[Sca-cooks] Recipes for a handout

David Friedman ddfr at daviddfriedman.com
Tue Jan 16 11:46:28 PST 2007

>  And for me, the research touched upon the traditions of my own 
>family; the "honey balls" of fried pastry soaked in rosewater and 
>honey my grandmother made each Christmas, the fennel salads with 
>sour orange slices, the chickpea cuccia my great-grandmother made 
>for St. Lucia's day ... no surprise that these are all dishes from 
>the "Arab" side of the island.

 From my standpoint, that's part of the problem. Your great 
grandmother was presumably born in the 19th century, so although she 
seems very ancient to us she is a modern in the context of period 
cooking. And while it is possible that matters culinary remained 
unchanged for the centuries between the time she lived and the time 
you are trying to recreate, there is little reason to assume it--we 
know, after all, that other traditional societies adopted New World 
food products to the extent that modern inhabitants of those 
societies think of those products as part of thier traditional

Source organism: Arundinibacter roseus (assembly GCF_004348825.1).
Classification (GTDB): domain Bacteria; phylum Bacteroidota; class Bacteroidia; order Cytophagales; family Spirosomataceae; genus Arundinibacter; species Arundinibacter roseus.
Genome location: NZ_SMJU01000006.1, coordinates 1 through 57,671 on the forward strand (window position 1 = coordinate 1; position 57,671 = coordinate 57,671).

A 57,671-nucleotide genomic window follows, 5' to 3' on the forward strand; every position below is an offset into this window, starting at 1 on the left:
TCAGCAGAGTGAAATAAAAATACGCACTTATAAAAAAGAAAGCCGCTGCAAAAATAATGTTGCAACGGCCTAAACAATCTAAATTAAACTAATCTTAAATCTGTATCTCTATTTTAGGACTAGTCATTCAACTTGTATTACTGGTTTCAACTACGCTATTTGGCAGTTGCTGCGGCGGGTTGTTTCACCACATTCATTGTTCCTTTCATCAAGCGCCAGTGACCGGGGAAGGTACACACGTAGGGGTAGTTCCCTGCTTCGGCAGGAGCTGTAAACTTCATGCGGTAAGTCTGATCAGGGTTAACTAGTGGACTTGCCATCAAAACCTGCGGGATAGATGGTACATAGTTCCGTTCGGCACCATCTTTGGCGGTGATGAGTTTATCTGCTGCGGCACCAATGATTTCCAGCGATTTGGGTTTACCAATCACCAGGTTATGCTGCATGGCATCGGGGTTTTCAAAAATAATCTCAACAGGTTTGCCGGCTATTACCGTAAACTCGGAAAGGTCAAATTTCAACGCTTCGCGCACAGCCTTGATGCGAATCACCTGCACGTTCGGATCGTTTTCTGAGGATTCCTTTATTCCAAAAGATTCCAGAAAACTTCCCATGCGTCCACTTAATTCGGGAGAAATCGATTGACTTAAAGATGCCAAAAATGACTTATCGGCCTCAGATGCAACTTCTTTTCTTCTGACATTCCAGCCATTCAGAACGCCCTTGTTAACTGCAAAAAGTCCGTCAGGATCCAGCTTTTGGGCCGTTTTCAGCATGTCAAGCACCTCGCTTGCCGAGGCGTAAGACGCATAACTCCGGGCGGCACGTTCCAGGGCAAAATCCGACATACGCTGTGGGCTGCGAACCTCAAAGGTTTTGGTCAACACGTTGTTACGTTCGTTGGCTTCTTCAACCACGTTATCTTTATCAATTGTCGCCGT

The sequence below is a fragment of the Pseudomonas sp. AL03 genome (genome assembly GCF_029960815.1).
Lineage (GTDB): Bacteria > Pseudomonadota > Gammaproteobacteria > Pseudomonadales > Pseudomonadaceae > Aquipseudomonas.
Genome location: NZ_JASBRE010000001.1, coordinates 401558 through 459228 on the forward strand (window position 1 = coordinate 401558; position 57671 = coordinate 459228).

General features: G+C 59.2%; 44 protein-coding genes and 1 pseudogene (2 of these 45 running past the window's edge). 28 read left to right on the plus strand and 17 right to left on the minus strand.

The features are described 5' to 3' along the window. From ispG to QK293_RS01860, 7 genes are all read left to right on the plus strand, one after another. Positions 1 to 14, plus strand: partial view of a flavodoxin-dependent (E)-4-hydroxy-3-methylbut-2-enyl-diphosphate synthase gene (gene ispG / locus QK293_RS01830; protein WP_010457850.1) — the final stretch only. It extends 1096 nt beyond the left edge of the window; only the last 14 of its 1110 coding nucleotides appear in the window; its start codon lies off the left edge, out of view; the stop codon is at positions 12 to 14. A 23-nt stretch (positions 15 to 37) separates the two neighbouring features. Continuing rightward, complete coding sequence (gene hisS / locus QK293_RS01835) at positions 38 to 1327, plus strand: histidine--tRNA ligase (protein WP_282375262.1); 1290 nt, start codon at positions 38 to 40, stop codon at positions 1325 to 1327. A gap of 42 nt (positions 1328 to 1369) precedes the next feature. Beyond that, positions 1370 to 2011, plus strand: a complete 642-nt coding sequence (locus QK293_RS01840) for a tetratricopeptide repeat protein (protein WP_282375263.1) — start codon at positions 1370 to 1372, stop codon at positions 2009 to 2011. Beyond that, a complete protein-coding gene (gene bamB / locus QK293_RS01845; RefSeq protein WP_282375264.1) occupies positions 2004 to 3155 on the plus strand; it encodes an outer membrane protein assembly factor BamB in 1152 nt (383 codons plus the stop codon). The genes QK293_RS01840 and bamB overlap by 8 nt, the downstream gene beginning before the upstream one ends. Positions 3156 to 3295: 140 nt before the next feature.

cooking. New World food products provide a change we can observe, but 
I see no reason to assume away other changes that are harder to 

It's very easy for people in the SCA, especially ones who know less 
of the history than you do, to confuse "old" in the sense of "my 
great grand-mother" with "old" in the sense of "pre-seventeenth 
century" (or, in your context, c. 1100). And I am concerned that 
projects like the one you describe will encourage them to do so. Just 
think what some of their great-grandmothers' recipes might be.

I can certainly see that researching similarities between what is 
known about traditional Sicilian cooking and what is known about 
period Islamic (and perhaps also Italian and Byzantine) cooking would 
be a fascinating project and could make an interesting class. But it 
seems to me that handing out recipes at an SCA event is likely to 
result in people who get those recipes, or others they pass them on 
to, assuming they are period, even if you tell them that they are not.

Would it be possible to do the sort of handout you describe, pairing 
up the modern recipes with the closest period ones you can find and 
discussing similarities and differences? That might at least reduce 
the problem.

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